Thursday, August 19, 2010

Going High-Tech to Produce Better Wines

We have all heard of the use of technology to fine-tune, tweak, or outright modify a wine through the use of reverse osmosis, spin cone columns, and the like to reduce the alcohol level in a finished wine, but that high tech approach is now being used in the vineyard and during the “crush” portion of the winemaking process, hopefully to reduce the need to finagle with the finished wine.

Many wineries currently employ a sorting line, where leaves, loose stems, and miscellaneous debris are removed from the picked grapes before the grapes enter the crusher, either on an actual table or on a conveyor system that carries the clusters from the bins to the crusher.

Beginning with the 2007 vintage, Dominus Winery in the Napa Valley has been using an “air knife” device called Mistral, which acts to create a sharp breeze across the sorting line to separate any dried berries or plant material from the clusters after they have passed through the de-stemmer.

Going even further, and emphasizing Dominus’ “hands-off” approach once the grapes arrive at the winery, they began utilizing an optical sorting system in 2009. The device is a camera-based, high-speed optical sorter that analyzes individual grapes by size, shape, surface texture (smooth versus raisined), and color. This system, in theory, allows the winery to cull any and all berries or foreign material that would not be considered perfect for making wine to Dominus’ high standards. The system, made by the Swiss Corporation Bucher Vaslin Industries, allows the winery to define the parameters of what the system will accept in terms of whole berries versus crushed berries, acceptable color range, and any stems, leaves or debris that may have made it through the de-stemming process.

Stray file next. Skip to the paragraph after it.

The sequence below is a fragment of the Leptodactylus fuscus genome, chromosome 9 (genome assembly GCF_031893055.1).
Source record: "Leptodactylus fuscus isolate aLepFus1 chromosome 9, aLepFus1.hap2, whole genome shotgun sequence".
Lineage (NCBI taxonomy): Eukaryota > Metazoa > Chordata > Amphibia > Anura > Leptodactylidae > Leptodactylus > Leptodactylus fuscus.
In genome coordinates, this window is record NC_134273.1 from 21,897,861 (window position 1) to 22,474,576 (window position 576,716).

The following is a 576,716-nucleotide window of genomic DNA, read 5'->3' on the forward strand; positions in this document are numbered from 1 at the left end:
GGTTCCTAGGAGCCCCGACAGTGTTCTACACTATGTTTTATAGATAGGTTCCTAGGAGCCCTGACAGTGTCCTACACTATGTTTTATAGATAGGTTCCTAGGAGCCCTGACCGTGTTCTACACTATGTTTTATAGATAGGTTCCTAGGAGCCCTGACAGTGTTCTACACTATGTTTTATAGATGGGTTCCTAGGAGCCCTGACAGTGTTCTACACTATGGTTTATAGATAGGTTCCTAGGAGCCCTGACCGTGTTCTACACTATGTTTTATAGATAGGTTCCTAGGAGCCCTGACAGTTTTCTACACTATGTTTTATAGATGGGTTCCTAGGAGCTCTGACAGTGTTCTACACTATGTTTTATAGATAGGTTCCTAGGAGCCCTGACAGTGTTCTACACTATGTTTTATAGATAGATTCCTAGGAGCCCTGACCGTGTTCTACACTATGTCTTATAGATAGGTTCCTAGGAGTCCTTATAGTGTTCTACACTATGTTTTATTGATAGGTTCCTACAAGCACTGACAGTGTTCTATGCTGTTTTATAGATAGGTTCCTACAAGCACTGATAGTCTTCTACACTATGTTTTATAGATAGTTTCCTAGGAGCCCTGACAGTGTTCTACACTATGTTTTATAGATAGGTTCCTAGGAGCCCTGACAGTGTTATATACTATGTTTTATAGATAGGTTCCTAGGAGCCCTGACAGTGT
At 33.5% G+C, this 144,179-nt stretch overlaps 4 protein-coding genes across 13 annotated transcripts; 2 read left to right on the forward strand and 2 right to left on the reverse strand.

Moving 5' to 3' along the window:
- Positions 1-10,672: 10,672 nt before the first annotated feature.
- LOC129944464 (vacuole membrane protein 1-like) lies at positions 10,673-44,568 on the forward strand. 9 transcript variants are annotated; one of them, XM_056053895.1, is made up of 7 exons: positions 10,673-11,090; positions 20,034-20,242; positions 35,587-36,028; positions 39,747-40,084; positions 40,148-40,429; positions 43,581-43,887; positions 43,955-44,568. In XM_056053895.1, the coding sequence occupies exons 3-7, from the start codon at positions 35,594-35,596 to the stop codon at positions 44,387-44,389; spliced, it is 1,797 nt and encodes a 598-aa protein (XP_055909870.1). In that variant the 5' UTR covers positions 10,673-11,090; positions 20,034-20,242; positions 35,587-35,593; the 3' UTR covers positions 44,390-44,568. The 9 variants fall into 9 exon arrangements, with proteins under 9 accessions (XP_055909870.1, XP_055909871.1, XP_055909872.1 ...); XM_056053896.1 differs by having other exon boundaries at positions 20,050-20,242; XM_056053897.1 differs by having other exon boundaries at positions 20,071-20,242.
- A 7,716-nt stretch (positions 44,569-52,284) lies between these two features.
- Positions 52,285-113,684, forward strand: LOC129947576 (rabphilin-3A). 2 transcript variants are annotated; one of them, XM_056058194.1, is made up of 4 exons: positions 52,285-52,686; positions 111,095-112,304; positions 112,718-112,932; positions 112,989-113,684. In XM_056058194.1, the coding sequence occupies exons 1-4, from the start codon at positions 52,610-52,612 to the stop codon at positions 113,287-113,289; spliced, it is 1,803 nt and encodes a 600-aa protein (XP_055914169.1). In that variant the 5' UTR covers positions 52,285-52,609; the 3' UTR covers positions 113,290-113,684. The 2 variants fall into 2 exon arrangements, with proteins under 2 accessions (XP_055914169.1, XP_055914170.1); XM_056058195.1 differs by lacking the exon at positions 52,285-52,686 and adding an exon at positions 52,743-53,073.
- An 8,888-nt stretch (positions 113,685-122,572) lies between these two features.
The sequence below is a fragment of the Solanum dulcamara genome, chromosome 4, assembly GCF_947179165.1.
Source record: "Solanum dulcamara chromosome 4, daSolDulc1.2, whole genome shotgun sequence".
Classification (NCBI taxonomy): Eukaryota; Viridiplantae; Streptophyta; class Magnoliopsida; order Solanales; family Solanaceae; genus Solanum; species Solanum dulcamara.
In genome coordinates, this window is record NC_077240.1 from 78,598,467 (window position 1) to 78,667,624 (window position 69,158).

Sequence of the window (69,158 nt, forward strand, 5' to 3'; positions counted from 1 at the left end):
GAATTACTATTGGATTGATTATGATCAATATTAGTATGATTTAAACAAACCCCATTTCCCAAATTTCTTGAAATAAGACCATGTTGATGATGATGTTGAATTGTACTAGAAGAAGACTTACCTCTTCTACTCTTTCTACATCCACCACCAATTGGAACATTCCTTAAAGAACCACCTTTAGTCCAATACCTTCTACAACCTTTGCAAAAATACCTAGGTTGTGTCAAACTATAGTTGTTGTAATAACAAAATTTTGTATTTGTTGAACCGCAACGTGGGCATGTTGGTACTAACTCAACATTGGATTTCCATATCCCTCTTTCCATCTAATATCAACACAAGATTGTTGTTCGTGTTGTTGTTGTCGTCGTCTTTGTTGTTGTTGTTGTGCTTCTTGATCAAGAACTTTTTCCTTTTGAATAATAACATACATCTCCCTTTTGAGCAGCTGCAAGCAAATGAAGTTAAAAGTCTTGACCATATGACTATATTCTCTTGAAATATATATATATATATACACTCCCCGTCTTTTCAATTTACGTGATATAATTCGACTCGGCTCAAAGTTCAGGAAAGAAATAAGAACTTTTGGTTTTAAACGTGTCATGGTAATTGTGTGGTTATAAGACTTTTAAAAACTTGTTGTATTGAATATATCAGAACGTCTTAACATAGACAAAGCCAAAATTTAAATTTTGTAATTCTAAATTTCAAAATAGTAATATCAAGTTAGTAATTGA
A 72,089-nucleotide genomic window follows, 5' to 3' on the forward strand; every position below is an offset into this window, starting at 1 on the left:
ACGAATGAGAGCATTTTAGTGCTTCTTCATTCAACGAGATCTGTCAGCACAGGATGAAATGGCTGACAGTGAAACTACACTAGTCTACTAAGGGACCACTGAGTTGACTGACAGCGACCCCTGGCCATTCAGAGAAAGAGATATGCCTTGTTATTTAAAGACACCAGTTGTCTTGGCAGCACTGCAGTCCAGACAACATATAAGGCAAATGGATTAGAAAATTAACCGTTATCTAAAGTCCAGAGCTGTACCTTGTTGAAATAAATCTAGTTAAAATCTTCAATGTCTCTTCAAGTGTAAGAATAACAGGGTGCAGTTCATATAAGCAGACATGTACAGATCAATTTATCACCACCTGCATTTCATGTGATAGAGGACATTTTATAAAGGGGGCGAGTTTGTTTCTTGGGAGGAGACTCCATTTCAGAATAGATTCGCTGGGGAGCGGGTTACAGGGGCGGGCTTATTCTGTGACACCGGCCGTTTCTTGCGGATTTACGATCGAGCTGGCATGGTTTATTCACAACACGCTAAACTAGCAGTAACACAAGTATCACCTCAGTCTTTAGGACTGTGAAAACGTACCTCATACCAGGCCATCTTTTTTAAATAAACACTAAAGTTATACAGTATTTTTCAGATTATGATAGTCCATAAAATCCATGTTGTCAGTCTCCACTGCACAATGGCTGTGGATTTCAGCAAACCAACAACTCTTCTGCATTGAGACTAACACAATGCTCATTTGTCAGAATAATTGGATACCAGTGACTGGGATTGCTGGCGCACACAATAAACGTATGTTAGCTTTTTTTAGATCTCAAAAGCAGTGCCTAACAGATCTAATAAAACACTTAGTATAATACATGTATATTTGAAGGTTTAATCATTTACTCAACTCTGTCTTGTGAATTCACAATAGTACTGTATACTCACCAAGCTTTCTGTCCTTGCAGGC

Electronic noses (or eNoses) are being used to assess grape maturity based on the volatile aromas (and their precursor compounds) given off by the berries. Researchers at Virginia Tech and elsewhere have found that the eNose evaluation of these volatile compounds provided more distinct and accurate predictive data than the typical physical/chemical parameters that are evaluated on the lab bench. Add to that the fact that the eNoses are extremely sensitive, being able to detect chemical scents occurring in concentrations as low as 10 to 6000 nanograms / kilogram of fruit. That is the equivalent of sensing 8 berries in a million tons of fruit.

Finally, sensors created by the Precision Viticulture International LLC (Viticision) are providing vineyard managers and winemakers with un-precedented access to data collected in the vineyard. These sensors, which are slightly smaller than a dime, can collect data on soil temperature, sun exposure, and ripening within individual clusters in the vineyard. The sensors have been in use at Opus One for the past two vintages.

The data collected are used to decide which rows to harvest first, and which need to ripen further. The data are also used to map the trajectory of the sun over the rows in the vineyard, providing data for canopy management and thereby optimizing color and flavor development while preventing sunburn. The data may also be used to modify trellis design to improve the overall quality of the fruit produced in the vineyard.

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